Consumer Protection Agency Takes Heat on Mortgage Plan -- From Consumer Groups
August 16, 2012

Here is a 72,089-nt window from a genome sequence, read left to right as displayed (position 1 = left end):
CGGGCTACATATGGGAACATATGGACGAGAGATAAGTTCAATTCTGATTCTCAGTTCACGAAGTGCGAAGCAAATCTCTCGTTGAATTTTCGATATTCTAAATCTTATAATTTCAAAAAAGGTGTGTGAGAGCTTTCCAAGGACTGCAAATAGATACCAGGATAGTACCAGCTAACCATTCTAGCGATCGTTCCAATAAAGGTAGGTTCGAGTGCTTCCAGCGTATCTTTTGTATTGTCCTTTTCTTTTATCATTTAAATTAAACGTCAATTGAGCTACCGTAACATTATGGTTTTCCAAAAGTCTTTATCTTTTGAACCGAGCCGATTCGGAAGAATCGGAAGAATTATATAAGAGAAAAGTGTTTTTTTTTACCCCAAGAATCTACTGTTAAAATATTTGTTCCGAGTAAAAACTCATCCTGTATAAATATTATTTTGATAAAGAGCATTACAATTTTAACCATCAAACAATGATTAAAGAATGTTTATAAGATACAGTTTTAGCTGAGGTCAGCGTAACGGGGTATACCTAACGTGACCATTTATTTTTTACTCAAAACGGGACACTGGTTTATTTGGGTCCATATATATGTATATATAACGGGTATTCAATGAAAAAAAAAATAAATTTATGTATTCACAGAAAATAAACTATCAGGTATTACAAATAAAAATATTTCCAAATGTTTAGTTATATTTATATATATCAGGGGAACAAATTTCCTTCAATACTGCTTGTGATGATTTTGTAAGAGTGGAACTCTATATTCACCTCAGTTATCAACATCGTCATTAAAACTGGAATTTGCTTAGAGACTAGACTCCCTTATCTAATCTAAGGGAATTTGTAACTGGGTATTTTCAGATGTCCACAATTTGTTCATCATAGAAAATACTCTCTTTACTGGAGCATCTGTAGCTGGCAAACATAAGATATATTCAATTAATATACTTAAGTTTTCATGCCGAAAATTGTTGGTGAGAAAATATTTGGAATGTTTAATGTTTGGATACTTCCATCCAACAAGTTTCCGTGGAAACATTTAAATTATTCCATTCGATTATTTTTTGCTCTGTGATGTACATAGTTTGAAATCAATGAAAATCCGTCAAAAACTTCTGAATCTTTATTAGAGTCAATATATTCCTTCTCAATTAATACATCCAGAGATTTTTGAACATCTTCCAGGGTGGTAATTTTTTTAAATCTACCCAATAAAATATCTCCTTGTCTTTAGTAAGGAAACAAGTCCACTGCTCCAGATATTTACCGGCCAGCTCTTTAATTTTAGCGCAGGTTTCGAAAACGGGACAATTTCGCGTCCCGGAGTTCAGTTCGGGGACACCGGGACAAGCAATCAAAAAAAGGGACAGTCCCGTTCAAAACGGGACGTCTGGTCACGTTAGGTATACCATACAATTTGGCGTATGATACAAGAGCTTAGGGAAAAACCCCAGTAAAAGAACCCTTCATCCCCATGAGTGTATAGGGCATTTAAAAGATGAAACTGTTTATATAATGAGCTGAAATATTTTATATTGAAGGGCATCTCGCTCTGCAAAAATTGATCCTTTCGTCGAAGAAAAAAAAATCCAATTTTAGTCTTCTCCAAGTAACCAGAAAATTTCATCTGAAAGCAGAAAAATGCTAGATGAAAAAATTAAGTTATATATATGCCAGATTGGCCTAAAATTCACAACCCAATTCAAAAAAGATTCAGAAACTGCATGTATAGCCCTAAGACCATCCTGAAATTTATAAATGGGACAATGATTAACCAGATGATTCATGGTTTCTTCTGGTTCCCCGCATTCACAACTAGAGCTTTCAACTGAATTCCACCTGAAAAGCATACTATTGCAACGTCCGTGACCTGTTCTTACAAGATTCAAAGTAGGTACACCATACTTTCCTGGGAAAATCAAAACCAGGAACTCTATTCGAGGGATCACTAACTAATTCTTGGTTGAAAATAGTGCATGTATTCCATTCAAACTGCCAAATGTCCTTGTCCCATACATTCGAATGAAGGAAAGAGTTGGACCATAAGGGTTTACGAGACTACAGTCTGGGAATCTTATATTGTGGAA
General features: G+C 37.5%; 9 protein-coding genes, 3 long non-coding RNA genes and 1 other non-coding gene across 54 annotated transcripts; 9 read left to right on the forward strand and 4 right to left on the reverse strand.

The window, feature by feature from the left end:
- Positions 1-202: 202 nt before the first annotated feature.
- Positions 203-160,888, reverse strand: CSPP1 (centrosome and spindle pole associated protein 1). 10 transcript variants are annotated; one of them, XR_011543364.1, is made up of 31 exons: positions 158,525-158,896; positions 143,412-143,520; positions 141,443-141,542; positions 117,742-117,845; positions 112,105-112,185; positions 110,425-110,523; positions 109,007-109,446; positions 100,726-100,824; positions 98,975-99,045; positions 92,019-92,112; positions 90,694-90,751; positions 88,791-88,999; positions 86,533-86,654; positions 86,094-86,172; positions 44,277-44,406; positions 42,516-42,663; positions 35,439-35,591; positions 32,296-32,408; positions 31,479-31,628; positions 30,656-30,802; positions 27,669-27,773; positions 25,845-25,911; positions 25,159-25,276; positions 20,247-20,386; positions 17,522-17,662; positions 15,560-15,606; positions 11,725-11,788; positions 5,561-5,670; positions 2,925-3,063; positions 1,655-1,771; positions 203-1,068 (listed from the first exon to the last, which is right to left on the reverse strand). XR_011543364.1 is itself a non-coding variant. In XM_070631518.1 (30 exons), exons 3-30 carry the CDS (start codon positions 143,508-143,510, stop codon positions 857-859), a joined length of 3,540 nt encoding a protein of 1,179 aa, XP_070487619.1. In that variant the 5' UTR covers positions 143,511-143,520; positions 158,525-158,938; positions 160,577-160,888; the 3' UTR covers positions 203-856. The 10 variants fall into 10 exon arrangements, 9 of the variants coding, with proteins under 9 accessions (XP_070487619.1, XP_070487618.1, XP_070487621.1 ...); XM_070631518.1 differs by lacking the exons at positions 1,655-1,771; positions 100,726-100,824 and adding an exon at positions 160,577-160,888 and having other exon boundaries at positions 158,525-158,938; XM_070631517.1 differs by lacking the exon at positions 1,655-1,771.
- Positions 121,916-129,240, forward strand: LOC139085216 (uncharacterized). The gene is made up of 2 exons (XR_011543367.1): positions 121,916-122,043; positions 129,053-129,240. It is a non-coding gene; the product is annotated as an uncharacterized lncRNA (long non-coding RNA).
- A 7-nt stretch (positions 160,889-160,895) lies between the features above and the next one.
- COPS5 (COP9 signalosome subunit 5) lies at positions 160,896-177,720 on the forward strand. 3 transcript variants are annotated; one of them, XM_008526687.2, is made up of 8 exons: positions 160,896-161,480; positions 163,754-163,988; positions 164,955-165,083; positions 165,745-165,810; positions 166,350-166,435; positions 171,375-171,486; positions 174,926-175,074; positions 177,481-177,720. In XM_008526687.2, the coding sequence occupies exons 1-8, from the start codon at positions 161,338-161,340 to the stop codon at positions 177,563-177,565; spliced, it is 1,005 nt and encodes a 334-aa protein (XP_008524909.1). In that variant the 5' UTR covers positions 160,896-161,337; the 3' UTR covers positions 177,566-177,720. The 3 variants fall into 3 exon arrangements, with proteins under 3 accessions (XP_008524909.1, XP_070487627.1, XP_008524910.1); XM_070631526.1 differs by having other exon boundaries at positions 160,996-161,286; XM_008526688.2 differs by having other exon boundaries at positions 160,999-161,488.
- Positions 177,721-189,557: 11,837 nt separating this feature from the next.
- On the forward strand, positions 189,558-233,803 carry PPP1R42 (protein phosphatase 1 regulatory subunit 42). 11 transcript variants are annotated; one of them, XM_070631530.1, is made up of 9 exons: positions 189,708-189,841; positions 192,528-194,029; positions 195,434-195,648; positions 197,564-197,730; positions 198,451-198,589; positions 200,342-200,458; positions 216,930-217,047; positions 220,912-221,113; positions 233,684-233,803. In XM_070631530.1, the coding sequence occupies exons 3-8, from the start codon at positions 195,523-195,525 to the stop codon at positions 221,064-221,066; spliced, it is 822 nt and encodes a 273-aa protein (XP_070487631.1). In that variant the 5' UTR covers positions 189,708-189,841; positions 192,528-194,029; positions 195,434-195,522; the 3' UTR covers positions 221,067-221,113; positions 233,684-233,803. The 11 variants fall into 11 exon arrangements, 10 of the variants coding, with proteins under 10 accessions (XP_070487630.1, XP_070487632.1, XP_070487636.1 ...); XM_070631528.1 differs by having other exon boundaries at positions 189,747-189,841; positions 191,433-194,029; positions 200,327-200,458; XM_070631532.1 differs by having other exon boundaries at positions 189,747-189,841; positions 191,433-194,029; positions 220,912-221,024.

While the Consumer Financial Protection Bureau (CFPB) is accustomed to criticism from the financial industry and GOP lawmakers, complaints from the pro-consumer camp are unusual. But after the agency proposed rules aimed at helping homeowners who are struggling with their mortgages, consumer groups did indeed protest. While the new requirements would streamline the mortgage servicing industry, consumer advocates say the CFPB missed an opportunity to help keep homeowners in place. That is because it did not outright abolish the practice of "dual tracking," which occurs when a lender moves forward with foreclosure proceedings even as a borrower is in talks for a possible mortgage workout -- although it does take some steps to crack down on the practice. "If somebody is sending in their paperwork and applying ... the servicer can continue going ahead with the foreclosure process -- like having the court declare a person is in default, setting the date for the foreclosure sale," said Center for Responsible Lending President Michael Calhoun. "That just cuts it way too close." He explains the foreclosure processing often is farmed out to companies that specialize in that area and that it can be difficult to stop the wheels on a foreclosure once they start turning. "We need more cushion," according to Calhoun. While the consumer groups are pushing for stricter reforms, they acknowledge the hard work the agency is putting into the requirements. "I don't know if there's another issue that director Cordray has singled out as much as this one to be a priority," said Calhoun.
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